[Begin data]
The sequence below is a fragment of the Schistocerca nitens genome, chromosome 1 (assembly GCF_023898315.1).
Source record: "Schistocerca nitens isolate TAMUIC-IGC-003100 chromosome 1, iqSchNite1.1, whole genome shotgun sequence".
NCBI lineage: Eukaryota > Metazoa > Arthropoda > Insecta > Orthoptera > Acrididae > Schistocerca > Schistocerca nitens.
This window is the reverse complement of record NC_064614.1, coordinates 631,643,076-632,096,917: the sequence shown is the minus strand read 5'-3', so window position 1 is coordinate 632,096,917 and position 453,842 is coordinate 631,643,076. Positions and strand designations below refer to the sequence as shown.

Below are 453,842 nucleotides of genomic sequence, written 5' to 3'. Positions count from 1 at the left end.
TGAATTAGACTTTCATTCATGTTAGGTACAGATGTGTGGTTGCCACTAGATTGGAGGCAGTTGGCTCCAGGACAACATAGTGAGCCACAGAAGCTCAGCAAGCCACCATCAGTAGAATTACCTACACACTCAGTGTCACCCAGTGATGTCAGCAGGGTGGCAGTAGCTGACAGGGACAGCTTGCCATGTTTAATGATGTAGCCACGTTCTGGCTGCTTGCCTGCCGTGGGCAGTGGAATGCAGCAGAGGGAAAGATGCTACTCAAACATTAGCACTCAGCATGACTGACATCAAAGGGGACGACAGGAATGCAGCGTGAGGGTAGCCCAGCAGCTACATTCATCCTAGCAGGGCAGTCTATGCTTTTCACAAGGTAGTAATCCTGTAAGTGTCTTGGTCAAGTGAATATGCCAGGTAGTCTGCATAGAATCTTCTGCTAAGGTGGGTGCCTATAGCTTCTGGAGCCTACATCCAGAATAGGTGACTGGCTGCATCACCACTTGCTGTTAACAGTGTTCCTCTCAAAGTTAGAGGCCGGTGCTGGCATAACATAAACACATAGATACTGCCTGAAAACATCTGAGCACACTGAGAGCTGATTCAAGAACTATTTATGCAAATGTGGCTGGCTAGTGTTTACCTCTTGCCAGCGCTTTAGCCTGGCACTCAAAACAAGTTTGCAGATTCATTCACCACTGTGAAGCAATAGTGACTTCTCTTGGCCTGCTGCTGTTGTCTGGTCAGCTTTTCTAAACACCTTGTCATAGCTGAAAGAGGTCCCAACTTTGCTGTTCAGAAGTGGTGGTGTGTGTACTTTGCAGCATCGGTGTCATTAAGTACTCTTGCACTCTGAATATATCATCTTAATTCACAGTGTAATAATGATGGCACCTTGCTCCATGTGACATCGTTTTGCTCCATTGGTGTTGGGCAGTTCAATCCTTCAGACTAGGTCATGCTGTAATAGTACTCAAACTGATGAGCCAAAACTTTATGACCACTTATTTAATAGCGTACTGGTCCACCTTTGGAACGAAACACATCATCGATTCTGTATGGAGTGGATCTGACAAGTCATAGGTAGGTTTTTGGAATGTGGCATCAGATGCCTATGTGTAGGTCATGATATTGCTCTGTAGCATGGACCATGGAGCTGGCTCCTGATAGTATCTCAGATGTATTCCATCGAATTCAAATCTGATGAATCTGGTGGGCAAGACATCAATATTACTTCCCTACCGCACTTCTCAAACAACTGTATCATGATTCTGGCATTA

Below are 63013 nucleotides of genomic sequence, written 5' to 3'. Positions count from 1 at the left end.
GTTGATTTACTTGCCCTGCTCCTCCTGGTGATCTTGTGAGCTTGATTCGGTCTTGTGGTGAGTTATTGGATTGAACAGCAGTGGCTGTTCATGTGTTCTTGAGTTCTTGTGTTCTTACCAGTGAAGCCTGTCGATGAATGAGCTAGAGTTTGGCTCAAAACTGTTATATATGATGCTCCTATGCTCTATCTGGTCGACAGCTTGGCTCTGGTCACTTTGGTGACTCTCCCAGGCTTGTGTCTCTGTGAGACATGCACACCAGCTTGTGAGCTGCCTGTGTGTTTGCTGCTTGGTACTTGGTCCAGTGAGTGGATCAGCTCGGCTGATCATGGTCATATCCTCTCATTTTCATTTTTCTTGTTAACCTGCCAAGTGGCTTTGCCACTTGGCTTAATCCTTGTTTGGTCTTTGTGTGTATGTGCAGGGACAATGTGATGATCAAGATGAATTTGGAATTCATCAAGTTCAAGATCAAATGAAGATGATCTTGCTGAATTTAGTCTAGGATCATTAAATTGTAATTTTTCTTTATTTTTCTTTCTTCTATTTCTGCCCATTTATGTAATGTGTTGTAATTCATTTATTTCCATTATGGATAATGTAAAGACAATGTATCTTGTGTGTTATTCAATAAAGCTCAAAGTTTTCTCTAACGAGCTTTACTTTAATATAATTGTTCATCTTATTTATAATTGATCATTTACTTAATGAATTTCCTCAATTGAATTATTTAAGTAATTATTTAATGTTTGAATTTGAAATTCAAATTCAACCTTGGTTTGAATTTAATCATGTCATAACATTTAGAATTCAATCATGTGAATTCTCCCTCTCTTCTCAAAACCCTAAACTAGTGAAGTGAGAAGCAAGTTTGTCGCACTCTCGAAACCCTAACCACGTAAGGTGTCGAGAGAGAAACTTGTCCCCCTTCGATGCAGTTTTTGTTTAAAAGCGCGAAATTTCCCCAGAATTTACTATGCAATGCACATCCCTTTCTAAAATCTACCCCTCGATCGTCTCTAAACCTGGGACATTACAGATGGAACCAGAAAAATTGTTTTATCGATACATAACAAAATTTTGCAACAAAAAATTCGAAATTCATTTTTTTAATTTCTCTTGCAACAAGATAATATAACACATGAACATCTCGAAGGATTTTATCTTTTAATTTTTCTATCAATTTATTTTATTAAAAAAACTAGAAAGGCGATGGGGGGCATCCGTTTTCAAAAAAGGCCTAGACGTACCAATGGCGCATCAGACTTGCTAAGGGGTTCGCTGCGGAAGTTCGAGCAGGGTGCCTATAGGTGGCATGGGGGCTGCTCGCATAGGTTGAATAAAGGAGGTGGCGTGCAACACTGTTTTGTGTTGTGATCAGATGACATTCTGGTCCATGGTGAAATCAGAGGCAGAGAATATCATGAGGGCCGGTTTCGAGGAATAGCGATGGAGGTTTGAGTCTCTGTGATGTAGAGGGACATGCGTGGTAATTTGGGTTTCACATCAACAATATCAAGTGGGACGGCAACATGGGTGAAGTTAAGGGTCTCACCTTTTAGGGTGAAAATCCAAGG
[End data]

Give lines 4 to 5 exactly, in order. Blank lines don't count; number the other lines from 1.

This window is the reverse complement of record NC_064614.1, coordinates 631,643,076-632,096,917: the sequence shown is the minus strand read 5'-3', so window position 1 is coordinate 632,096,917 and position 453,842 is coordinate 631,643,076. Positions and strand designations below refer to the sequence as shown.

Below are 453,842 nucleotides of genomic sequence, written 5' to 3'. Positions count from 1 at the left end.